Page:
I know in the end maintenance optimisation is what matters which should result in prevention of failures or mitigating the risk arising out failures to an acceptable level.

So please ask the CMRP guy and Aladon guy about the opinion on the question stated.
In the end i subscribe to " That's the part consultants aren't around for is the converting of the FMEA data into job plans. They are long gone before the failure to implement occurs".

"You can use all the quantitative data you can get, but you still have to distrust it and use your own intelligence and judgment"
want to make something of it ? :-))
That's the part consultants aren't around for is the converting of the FMEA data into job plans

Why is that so? Should it not be a part of the scope of the project for the Consultants to deliver a full task list bundled into maintenance routines? Was this part removed from their scope?
I am not familar with FMEAPro, but I have used a package called RCM Pro3 (from Cambridge Database). This takes you through all the 7 RCM steps AND task bundling into routines allowing an audit trail from routine/task back to the failure mode, functional failure and function.
Personally, if it's all possible, I would comply with the standards which are sometimes are not exhaustive and contain minimal requirements or a guide.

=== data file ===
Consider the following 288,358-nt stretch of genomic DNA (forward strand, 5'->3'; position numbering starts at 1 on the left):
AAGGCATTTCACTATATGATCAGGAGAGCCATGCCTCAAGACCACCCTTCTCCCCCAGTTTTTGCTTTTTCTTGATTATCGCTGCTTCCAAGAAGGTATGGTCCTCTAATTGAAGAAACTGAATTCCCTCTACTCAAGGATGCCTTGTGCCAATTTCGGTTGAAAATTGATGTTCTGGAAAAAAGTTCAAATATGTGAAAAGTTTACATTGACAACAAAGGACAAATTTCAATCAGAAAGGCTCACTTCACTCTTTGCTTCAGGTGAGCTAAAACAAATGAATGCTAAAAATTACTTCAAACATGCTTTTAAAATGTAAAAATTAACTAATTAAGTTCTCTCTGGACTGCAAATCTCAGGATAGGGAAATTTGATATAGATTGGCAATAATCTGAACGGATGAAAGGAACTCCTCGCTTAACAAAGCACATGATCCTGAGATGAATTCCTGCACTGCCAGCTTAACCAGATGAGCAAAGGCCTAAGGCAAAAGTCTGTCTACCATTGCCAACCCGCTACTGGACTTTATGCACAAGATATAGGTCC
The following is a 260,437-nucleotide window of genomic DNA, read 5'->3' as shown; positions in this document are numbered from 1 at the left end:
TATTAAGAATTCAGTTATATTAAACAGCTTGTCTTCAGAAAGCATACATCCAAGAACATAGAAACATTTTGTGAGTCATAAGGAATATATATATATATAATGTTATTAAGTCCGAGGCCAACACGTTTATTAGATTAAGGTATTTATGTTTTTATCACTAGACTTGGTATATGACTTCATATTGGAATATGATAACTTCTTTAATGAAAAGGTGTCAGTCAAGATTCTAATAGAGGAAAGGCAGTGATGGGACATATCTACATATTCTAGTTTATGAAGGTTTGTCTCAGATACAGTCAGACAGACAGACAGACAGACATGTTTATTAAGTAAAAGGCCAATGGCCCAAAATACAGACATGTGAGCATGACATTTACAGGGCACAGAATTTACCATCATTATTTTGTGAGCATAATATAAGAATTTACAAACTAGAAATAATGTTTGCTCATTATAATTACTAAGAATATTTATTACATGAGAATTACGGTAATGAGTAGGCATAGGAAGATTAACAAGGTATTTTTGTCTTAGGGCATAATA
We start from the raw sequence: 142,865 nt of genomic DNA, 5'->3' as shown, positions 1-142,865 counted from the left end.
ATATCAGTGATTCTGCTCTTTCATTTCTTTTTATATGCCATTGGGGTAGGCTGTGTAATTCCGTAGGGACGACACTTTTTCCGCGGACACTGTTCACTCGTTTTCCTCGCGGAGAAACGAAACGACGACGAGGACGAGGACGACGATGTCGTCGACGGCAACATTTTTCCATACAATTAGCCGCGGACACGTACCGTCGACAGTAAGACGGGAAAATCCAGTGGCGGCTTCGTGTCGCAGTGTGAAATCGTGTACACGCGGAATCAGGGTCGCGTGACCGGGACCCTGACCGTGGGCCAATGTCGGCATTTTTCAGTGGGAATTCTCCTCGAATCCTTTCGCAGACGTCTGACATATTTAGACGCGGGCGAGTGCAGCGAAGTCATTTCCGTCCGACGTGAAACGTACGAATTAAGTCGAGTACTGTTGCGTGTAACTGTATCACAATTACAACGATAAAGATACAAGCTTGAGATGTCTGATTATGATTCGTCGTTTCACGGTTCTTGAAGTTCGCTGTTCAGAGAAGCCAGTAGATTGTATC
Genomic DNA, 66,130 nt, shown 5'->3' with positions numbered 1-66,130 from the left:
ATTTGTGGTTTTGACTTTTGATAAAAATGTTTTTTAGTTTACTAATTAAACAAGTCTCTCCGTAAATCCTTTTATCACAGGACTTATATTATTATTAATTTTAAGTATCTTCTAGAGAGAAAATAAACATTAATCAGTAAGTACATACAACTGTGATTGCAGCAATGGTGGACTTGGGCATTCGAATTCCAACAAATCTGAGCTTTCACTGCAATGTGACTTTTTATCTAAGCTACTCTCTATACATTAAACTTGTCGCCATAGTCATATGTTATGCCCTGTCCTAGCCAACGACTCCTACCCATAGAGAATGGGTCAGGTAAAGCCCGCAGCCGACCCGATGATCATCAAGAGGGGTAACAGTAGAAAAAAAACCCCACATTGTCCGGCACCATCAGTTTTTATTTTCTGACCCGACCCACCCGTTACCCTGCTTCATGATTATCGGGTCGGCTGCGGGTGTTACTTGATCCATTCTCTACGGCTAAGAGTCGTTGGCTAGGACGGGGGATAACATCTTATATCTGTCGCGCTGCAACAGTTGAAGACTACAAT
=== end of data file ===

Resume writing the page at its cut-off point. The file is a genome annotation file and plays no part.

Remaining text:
If you choose not to comply with standards, then reasons for deviation or preference should be stated clearly upfront e.g. RCM, there are many derivatives of it. So do you want to comply with RCMII and thus answering all the 7 standard questions or you choose to do sreamlined RCM derivatives which may be faster but its technical integrity may be questionable?

The other 2 processes (RBI & IPF) are rather standard ones without much variation that I know.

The methods of my reliability engineering/consulting firm comply with all of the recognized standards, including ISO 17359, JA1011, JA1012 and PAS-55.

With regards to the quote "That's the part consultants aren't around for is the converting of the FMEA data into job plans". Our reliability engineers utilize the results of the RCM/FMEA analysis and apply the required maintenance strategies including CBM/PdM assignment, PM Optimization and detailed/quantitative job plan/task list development.

Steve Cyr CMRP
As SteveT rightly says,
quote: are either using the wrong consultants or the wrong software or both. Either that or you did not budget right.

There is no point in doing an RCM exercise if we don't get a complete set of revised tasks (including Failure Finding tasks), suitably bundled into PM, PdM routines plus a list of redesign actions and run-to-failure decisions.
Defining the scope of work clearly up front is an important starting point. Implementation of reliability initiatives follow the iceberg model; analysis is only the tip of the iceberg; the hard work of implementation is not always appreciated. Often, Consultants are to blame for not explaining this clearly to Customers, who are looking for (and get) 'low-cost' solutions, which invariably ignore the implementation activities.